Insider (Game Review by Chris Wray)

  • Designers: Akihiro Itoh, Kwaji, Daichi Okano, Kito Shinma
  • Publisher: Oink Games
  • Players: 4 – 8
  • Ages: 9 and Up
  • Time: 15 Minutes
  • Times Played: > 12 (with 4-8 Players)

Insider.jpg

Insider is a bit of “20 questions” mixed with “Werewolf” (or, more accurately, “Spyfall”) and it plays up to 8 players in about 15 minutes.  I first played it at BGG.Con, and it has been a big hit with my group since then.  I had previously written a review on BGG, but I wanted to see all of the Opinionated Gamers chime in on this one.  

The Gameplay

One player is the Master, one is the Insider, and the rest are Commoners (or “Commons”). Everybody closes their eyes but the the Master, who draws a card with a word on it. (Each card has several words on it, but there’s a mechanic to pick a particular word using the back of the cut in the deck.) The Master then closes his eyes, and the Insider looks at the word. The Master hides the word, and everybody wakes up, and the game begins.

Everybody — including the Insider — can ask the Master yes/no questions to try to guess the word, sort of like in “20 questions.” Players aren’t limited to a particular number of questions, but they are limited by a sand timer with approximately five minutes worth of time. If the players don’t guess the word in time, everybody — including the Insider and Master — loses. Since the Insider knows the word, they can steer everybody towards the right answer with clever questions.

If the group gets the word, the hunt is then on for the Insider. The timer is once again flipped, and the Commons and Master have until the sand runs out to discuss the game and deduce the identity of the Insider. If they guess correctly, they win the game together; if they do not, the Insider wins.

My thoughts on the game…

Before BGG.Con, Jonathan Franklin had recommended the game on our internal email list, so I was eager to try it. After his recommendation, there was a debate among several people about how well the game works.

I’ve played it a dozen times since, and I do think it works well. In one game, everybody lost because we couldn’t guess the word (“Gift”) in time. In another game, the word (“Milk”) was guessed quickly, which made it hard to find the insider.  In the other two games, the words (“Tennis Court” and “Sea”) were guessed after a few minutes, and the hunt for the Insider was fascinating.  It all depends on the quality of the clue.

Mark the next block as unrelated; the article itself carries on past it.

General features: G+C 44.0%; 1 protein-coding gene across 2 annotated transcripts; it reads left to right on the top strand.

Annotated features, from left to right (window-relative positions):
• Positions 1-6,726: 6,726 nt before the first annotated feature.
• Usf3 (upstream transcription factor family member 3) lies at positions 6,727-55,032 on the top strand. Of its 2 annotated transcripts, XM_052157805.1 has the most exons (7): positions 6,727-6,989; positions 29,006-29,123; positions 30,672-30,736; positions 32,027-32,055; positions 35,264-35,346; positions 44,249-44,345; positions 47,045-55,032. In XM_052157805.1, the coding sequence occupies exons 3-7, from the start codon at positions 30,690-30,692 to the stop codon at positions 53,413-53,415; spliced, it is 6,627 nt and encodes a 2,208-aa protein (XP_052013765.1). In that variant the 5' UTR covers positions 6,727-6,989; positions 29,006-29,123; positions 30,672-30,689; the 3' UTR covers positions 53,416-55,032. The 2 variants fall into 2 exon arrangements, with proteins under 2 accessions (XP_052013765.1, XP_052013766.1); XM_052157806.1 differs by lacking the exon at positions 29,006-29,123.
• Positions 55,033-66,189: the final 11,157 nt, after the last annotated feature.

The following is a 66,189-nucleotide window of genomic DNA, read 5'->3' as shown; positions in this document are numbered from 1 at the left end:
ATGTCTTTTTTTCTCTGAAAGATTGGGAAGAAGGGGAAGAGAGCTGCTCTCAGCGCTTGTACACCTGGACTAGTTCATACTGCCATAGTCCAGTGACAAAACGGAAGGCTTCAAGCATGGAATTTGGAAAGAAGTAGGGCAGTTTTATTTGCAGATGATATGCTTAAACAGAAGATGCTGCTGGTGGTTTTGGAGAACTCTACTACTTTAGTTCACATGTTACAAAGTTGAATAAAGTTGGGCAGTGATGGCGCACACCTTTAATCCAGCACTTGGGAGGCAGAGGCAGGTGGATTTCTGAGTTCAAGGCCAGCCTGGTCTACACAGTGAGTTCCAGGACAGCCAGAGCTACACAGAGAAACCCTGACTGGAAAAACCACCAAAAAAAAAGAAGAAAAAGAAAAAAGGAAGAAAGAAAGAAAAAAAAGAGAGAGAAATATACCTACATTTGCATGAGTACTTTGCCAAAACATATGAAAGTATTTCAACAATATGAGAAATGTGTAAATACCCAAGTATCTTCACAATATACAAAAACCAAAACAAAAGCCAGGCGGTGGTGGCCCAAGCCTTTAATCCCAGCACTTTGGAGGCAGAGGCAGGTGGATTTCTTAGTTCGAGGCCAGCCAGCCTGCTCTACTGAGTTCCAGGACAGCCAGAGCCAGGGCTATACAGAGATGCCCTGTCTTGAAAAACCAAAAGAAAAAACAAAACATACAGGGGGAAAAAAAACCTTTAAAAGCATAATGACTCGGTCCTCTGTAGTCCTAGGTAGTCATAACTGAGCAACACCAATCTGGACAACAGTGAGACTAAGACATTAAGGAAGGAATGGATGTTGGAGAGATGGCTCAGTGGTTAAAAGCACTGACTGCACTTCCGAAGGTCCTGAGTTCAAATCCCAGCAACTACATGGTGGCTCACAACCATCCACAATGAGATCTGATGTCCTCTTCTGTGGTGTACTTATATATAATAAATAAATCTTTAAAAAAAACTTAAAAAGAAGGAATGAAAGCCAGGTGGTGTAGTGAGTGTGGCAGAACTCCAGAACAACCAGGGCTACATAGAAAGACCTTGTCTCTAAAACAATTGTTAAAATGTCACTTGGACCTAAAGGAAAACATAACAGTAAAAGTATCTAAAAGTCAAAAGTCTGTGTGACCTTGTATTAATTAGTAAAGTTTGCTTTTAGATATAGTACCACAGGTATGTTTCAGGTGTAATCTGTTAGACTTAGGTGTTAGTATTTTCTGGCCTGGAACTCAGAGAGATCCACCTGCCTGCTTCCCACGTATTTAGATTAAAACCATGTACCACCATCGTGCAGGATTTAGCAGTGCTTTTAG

You really need a medium-difficult clue, and you need to be able to pay attention to who is asking each question.  Don’t let a player go silent, even if they normally play that role in social deduction games: everybody needs to talk.


Is it my favorite social deduction game? No, I’d still rather play Werewolf, and I’ll admit that the gameplay in Insider can be hit-or-miss.  But for a 4-8 person crowd, this works well, and to get a feel for it, I recommend playing it at least 3-4 times.  It is certainly simpler than Oink’s previous title “A Fake Artist Goes to New York.”  And if you’re struggling to get the right quality of clue, don’t hesitate to have the master just write one down (rather than pulling from the deck).

You can now buy it from various stores in the United States, although it has already sold out in a few places.  

Thoughts of Other Opinionated Gamers

Lorna: It is one of the few social deduction games I will play. It’s fast and easy to explain.

Nathan Beeler: It’s easy enough to take, as these things go. But it’s only really fun for me if I’m not the werewolf/insider/secret hitler/traitor. If I’m going to be forced into bluffing, I’m going to play Kakerlaken Poker. At least there everyone has to do that all the time.

Larry:  I agree with Chris that a medium difficulty word is needed, and one that the Master is familiar with (some of the provided words are a bit obscure).  My suggested variant is for the Master to draw 3 cards and choose a word he thinks will make for an interesting game, arranging the second card of the deck so that it points to the word he selected.  Otherwise, this game can be a bit fragile.  But when it works, it’s a lot of fun and trying to guess who the Insider is can be a nice challenge.  Like Lorna, it’s one of the very few social deduction games I have any interest in playing.

Michael: Insider is one of two recent social deduction games that I enjoy despite generally not liking the genre (the other being Secret Hitler). It’s straightforward enough to get just about anyone to play, which means you won’t always be stuck playing Cards Against Humanity in a non-gamer setting.

Dan Blum: Too fragile for me. A word that is too easy really ruins the game, and while you can go through cards until you find one that seems OK, that’s annoying; you might as well just make something up in which case most of the game components are useless. There’s also the bigger issue that Chris mentions of being able to keep track of who says what – we found this to be a big problem. I think the game would work better if players had to ask questions in order, or something, instead of in a free-for-all, which would also address the other issue Chris mentions of players not saying anything. Obviously I could create a variant, but if I have to make my own rules and pick my own words to clue, what exactly am I getting out of the published game?

In the near future Bezier Games is publishing its own Werewolf/20 Questions mash-up, Werewords, which honestly sounds more interesting to me even though I am not a Werewolf fan.

Ratings from the Opinionated Gamers

  • I love it!
  • I like it. Chris Wray, Lorna, Larry, Michael
  • Neutral. Nathan Beeler, Dan Blum
  • Not for me…
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